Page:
Although many borrowers prefer the predictability of fixed-rate mortgages, some 25% to 30% choose ARMs.4 ARMs usually carry a fixed interest rate for a specified number of years after which your rate can go up or down depending on economic conditions – and your monthly payment with it. For example:
Other common ARM options include 3/1, 7/1, and 10/1. The full term of an ARM is typically 30 years, although shorter terms are available.
With fixed-rate mortgages at historically low interest rates, ARMs’ introductory interest rates are not always lower than fixed-rate loans, as they tended to be in the past. ARMs may cost less than 30-year rates, in the introductory period, though not necessarily less than today’s 15-year fixed rates.5 Still, they often have less stringent requirements to qualify, such as lower credit scores. Many who take out ARMs intend to resell their homes before their loan resets.
Loans similar to ARMs include two-step loans, which reset only one time, and balloon loans, which have relatively low monthly payments leading up to a large lump-sum payment at the end of the loan.
Beyond the basic fixed-rate or ARMs, you can find a host of other mortgage types in the market. These include:
FHA, VA, and USDA loans: FHA loans are targeted at first-time homebuyers. They require lower credit scores than other types of mortgages and down payments as low as 3.5%.6 But at this writing, their interest rates were slightly higher than a 30-year mortgage rate.7 Mortgage insurance is an added cost because of the low down payment, though with FHA loans it’s less expensive than standard PMI. Certain FHA loans offer first-time homebuyers graduated monthly payment options that start small and grow as their income grows.8 VA loans provide similarly favorable terms to veterans and USDA loans do so for rural homebuyers.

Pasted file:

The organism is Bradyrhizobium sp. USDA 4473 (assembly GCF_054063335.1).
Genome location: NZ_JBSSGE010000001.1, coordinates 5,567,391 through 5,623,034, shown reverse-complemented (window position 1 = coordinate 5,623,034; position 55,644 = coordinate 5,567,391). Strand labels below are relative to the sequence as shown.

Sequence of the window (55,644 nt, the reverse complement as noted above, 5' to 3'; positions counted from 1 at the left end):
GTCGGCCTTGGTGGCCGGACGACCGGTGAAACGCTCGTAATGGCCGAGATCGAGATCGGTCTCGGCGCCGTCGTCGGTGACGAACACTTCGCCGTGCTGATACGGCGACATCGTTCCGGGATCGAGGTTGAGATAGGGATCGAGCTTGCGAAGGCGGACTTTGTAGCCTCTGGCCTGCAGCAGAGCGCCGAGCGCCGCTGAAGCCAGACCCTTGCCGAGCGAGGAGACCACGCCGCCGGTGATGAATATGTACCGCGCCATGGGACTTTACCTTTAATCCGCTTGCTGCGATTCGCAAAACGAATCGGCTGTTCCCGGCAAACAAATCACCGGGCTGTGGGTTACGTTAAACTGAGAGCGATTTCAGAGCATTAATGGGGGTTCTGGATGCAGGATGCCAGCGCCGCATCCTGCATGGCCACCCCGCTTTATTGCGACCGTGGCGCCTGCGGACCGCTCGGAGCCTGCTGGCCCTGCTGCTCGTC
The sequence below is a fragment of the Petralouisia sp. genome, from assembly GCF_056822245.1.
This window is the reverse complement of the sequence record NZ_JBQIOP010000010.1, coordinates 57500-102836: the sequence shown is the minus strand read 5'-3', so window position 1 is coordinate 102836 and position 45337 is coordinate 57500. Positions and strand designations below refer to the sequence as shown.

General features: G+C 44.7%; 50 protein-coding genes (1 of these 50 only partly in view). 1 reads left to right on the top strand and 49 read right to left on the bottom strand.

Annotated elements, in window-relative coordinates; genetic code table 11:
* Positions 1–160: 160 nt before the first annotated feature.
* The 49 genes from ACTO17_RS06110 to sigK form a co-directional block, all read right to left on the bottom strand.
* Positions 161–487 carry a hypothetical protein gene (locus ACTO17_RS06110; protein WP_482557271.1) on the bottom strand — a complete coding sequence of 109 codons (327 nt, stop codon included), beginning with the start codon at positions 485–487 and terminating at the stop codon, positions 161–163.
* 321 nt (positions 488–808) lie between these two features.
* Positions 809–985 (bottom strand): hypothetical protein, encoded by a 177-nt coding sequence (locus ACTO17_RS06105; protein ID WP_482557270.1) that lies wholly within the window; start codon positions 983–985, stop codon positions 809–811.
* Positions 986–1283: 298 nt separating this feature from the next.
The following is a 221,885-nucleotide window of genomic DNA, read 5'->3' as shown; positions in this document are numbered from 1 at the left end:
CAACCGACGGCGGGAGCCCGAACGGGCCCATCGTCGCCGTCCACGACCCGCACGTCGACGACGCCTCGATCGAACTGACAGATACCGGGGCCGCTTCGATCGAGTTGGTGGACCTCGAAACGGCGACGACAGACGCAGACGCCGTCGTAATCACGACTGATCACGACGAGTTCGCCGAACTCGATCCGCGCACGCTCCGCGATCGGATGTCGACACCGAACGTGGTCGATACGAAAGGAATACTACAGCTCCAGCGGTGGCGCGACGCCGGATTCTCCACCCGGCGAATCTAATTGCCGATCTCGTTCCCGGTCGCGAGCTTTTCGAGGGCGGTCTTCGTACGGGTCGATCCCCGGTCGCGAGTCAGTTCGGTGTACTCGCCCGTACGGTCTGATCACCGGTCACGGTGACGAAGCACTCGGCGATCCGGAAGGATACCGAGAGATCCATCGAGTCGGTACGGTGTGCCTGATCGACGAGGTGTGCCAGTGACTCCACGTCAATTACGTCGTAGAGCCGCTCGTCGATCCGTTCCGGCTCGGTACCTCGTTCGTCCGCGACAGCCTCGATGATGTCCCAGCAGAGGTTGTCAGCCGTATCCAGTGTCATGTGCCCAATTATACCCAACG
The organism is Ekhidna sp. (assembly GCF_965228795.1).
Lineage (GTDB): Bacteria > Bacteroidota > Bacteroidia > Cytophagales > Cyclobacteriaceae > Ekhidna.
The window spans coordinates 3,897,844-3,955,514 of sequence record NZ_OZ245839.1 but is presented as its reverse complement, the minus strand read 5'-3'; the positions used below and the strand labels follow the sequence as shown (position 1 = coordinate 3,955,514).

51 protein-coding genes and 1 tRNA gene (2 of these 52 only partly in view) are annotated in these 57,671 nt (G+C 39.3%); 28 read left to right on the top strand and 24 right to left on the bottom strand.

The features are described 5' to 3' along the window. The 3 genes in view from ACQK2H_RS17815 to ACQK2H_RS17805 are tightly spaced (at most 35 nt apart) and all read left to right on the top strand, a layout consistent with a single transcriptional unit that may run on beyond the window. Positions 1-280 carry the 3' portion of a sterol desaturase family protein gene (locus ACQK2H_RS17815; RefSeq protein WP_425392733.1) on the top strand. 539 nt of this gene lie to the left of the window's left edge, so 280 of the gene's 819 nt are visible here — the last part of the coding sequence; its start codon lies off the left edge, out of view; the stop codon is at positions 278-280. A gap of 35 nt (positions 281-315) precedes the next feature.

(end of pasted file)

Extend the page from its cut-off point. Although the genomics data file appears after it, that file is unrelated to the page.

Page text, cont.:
Jumbo loans: These are loans of about $500,000 or higher. Because of the large amount, they are subject to stricter requirements and reviews.
Piggyback loans: A piggyback loan is taken out at the same time as your main mortgage to make a down payment and qualify without paying PMI.
Bridge loans: A bridge loan might help you purchase a new home while you’re still waiting to sell the one you’re in.
These loans are not for purchasing a home, but for getting cash based on your home’s equity.
Refinancing: Some people refinance to get a better loan term and interest rate. Many do “cash-out refinancing,” which replaces your current mortgage with a loan for a larger amount than you actually owe on your house; you receive the difference in cash. For more, read “Guidelines for When and How to Refinance a Home Loan.”
Second mortgage: A second mortgage doesn’t replace your mortgage, but adds a new mortgage based on the equity you have built up in your home since you bought it. They’re also sometimes called home equity loans.
Reverse mortgage: This lets you borrow against the equity in your home, as a kind of advance on the day that you die or sell your home – at which time repayment is due.
Buying a house usually means taking out a mortgage. To make this complex transaction as smooth and successful as possible, it’s a good idea to brush up on the many types of mortgages available today. A little knowledge could help you get the house you want while paying the lowest possible financing costs.
1 “Understand Loan Options,” Consumer Financial Protection Bureau
2 “Mortgage Applications Increase in Latest MBA Weekly Survey,” Mortgage Bankers Association
3 “Families Using Creativity When Buying, Selling Homes: 2019 Buyer and Seller Survey,” National Association of Realtors
4 “Understand Loan Options,” Consumer Financial Protection Bureau
5 “Mortgage Applications Increase in Latest MBA Weekly Survey,” Mortgage Bankers Association
6 “Let FHA Loans Help You,” Department of Housing and Urban Development
7 “Mortgage Applications Increase in Latest MBA Weekly Survey,” Mortgage Bankers Association
8 “FHA Graduated Payment Mortgages,” FHA.com
Karen Lynch is a journalist who has covered global business, technology, finance, and related public policy issues for more than 30 years.
All Credit Intel content is written by freelance authors and commissioned and paid for by American Express.